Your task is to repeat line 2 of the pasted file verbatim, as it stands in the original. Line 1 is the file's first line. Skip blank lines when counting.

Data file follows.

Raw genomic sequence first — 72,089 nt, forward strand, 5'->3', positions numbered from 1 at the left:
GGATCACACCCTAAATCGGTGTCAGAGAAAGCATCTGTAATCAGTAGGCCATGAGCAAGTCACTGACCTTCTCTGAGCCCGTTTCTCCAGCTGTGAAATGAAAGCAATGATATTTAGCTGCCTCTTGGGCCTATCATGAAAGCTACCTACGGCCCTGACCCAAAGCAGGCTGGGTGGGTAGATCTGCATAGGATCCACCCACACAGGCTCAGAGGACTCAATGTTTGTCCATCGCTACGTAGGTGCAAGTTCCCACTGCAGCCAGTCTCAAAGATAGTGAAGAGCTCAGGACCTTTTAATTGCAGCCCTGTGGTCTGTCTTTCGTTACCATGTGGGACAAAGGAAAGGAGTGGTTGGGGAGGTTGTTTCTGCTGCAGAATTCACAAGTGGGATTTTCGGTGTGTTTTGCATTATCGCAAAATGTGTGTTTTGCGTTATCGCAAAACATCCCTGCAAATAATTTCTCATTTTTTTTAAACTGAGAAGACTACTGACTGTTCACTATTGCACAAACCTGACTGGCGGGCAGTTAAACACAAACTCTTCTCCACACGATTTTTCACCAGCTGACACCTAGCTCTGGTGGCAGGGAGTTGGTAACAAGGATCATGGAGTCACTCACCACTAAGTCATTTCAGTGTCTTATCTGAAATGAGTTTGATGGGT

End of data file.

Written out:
GGATCACACCCTAAATCGGTGTCAGAGAAAGCATCTGTAATCAGTAGGCCATGAGCAAGTCACTGACCTTCTCTGAGCCCGTTTCTCCAGCTGTGAAATGAAAGCAATGATATTTAGCTGCCTCTTGGGCCTATCATGAAAGCTACCTACGGCCCTGACCCAAAGCAGGCTGGGTGGGTAGATCTGCATAGGATCCACCCACACAGGCTCAGAGGACTCAATGTTTGTCCATCGCTACGTAGGTGCAAGTTCCCACTGCAGCCAGTCTCAAAGATAGTGAAGAGCTCAGGACCTTTTAATTGCAGCCCTGTGGTCTGTCTTTCGTTACCATGTGGGACAAAGGAAAGGAGTGGTTGGGGAGGTTGTTTCTGCTGCAGAATTCACAAGTGGGATTTTCGGTGTGTTTTGCATTATCGCAAAATGTGTGTTTTGCGTTATCGCAAAACATCCCTGCAAATAATTTCTCATTTTTTTTAAACTGAGAAGACTACTGACTGTTCACTATTGCACAAACCTGACTGGCGGGCAGTTAAACACAAACTCTTCTCCACACGATTTTTCACCAGCTGACACCTAGCTCTGGTGGCAGGGAGTTGGTAACAAGGATCATGGAGTCACTCACCACTAAGTCATTTCAGTGTCTTATCTGAAATGAGTTTGATGGGT